Small Business Marketing Tools to Get You Free Publicity

As far as small business marketing goes, free publicity is gold. It’s not just that you’re getting your company name to the public without having to pay for it; it’s that the news publicity – whether it’s in a magazine, newspaper, or online, weighs more heavily in your prospective customers minds. Even as skepticism reigns, people see information printed by news-type sources (whether in print or online) as being more truthful, more objective, than information that’s paid for by the company (advertising).

But simply sending out a press kit to your local news media won’t guarantee you that free publicity. The cardinal rule you have to follow is that your information must be newsworthy. One of the ways that news media keep their reputation as objective sources of information is that they are – they’re not going to print a thinly-veiled ad for your product or service as a news piece. But if you write a release that accomplishes both goals – offering the news media an interesting, informational story and letting potential customers get to know your product or service – that’s where free publicity really pays off.

To start, you need to develop a press kit as a standard component of your small business marketing materials. Your press kit should include:

Small business marketing press kit component 1: A letter to the editor of the newspaper (or magazine, or internet site) pitching your press release as a story idea. Many components of your press kit can be recycled, but the letter to the editor should change every time to send out a new press release.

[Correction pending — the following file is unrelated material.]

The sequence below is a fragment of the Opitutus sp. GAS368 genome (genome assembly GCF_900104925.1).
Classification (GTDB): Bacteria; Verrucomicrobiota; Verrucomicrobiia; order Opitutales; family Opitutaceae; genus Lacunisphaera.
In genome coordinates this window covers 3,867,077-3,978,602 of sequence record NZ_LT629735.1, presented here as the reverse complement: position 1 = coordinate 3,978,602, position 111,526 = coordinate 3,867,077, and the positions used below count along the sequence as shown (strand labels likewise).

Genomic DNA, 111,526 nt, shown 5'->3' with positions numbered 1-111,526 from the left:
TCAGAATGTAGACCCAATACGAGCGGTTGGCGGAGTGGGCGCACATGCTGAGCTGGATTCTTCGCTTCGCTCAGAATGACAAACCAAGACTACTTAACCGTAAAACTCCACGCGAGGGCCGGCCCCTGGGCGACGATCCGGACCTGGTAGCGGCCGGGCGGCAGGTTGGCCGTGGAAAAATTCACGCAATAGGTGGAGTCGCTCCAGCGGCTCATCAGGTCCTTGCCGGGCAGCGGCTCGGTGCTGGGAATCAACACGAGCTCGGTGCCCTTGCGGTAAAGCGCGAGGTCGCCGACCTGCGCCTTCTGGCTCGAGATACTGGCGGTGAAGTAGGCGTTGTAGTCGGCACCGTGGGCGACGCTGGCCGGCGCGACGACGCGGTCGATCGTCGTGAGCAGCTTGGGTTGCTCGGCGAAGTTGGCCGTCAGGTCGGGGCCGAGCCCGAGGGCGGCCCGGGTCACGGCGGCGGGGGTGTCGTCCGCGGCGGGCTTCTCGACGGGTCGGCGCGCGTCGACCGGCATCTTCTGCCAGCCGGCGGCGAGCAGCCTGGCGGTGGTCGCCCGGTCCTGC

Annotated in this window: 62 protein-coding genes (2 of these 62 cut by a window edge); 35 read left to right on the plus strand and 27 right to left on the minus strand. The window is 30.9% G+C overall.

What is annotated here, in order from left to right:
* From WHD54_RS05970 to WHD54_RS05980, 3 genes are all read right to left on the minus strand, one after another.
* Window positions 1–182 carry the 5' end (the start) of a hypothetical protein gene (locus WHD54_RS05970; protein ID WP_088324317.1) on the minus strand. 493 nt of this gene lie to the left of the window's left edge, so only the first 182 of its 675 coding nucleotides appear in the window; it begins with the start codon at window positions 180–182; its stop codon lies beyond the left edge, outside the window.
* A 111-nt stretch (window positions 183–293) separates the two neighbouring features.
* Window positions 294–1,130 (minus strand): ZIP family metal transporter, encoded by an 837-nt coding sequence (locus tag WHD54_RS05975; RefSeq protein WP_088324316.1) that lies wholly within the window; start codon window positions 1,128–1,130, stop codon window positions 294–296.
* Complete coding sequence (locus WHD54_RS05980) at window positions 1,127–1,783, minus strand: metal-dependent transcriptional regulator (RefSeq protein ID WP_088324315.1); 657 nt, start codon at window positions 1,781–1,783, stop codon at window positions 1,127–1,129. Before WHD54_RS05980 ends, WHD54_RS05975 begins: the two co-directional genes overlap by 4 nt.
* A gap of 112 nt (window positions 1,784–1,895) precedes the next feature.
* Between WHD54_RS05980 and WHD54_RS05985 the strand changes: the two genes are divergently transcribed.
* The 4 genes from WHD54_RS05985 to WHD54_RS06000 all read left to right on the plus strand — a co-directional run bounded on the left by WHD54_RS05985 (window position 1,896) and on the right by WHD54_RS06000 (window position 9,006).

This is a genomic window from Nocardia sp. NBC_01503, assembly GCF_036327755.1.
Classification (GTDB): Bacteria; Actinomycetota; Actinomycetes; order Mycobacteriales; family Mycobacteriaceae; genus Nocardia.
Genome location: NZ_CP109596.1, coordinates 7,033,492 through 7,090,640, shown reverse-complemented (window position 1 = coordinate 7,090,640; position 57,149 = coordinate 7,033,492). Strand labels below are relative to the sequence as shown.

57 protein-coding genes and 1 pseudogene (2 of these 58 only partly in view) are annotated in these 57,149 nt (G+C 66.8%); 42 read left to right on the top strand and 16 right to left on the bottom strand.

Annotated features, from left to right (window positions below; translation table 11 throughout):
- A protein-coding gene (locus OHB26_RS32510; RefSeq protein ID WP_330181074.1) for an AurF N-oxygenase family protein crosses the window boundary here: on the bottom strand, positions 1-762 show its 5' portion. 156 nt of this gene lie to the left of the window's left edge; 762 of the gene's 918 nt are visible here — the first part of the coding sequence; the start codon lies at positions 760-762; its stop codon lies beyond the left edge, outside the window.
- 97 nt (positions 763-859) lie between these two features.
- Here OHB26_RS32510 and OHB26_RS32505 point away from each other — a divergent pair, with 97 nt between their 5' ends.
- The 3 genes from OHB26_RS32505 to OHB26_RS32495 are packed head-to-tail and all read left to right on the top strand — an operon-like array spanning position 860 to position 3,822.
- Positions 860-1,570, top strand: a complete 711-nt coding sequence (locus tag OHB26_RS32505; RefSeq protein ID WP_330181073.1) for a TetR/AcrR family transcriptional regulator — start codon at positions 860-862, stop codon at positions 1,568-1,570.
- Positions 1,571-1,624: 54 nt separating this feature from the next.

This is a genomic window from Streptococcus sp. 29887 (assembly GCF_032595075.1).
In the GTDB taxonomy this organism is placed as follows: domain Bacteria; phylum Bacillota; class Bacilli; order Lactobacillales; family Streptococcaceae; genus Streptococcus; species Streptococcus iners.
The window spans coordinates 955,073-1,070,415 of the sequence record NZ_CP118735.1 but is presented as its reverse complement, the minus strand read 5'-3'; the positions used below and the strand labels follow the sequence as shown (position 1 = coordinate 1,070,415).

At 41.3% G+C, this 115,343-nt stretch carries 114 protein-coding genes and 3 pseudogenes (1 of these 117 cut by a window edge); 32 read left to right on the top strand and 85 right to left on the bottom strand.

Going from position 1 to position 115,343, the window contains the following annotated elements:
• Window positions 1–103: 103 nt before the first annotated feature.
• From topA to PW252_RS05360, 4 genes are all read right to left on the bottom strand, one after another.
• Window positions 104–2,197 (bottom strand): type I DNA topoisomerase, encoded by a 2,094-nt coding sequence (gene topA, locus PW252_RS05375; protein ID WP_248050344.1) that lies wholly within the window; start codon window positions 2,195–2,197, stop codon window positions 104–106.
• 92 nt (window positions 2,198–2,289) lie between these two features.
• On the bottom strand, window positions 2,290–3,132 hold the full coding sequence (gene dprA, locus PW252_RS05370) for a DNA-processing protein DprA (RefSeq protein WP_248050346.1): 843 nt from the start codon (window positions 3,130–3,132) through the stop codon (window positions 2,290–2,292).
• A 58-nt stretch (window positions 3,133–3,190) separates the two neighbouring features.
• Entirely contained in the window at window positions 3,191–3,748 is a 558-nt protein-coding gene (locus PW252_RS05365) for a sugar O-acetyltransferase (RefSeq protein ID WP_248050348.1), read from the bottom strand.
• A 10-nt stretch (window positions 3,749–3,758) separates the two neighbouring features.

Small business marketing press kit component 2: The press release. Your press release is where the journalist will look to find most of the information for her story. In the release, you should describe the news item (the launch of a new product that will revolutionize consumer’s lives, for example). Feel free to quote yourself and others in the press release expounding on the issue (that way the journalist won’t have to contact you or others for quotes when she’s writing the story).

Small business marketing press kit component 3: Your business card. Make it easy for the journalist to contact you.

Small business marketing press kit component 4: Your corporate bio. Journalists often like to add background information into their stories; make it easy by including a corporate bio that offers the important information about your business, including who founded it and when, location, and other interesting tidbits.

Small business marketing press kit component 5: Relevant photos. The keyword here is relevant: include photos of the topic your press release is about. If it’s a new product, offer some interesting photos. If it’s a new day care service, offer some pictures of the employees with the kids. Use photos that will make your story more compelling.

Small business marketing press kit component 6: Testimonials. It can be a great strategy to build quotations from current and past customers right into your press release. But even when you do that, don’t be shy about adding more.

Small business marketing press kit component 7: A data sheet for the relevant product or service. A data sheet with give the details about your product or service (that’s being covered in the press release). Relevant details include pricing, components, materials, size, weight, and part number – if applicable.

You should put all seven small business marketing components of your press kit into a folder – ideally one with your logo on the front to finish off the presentation.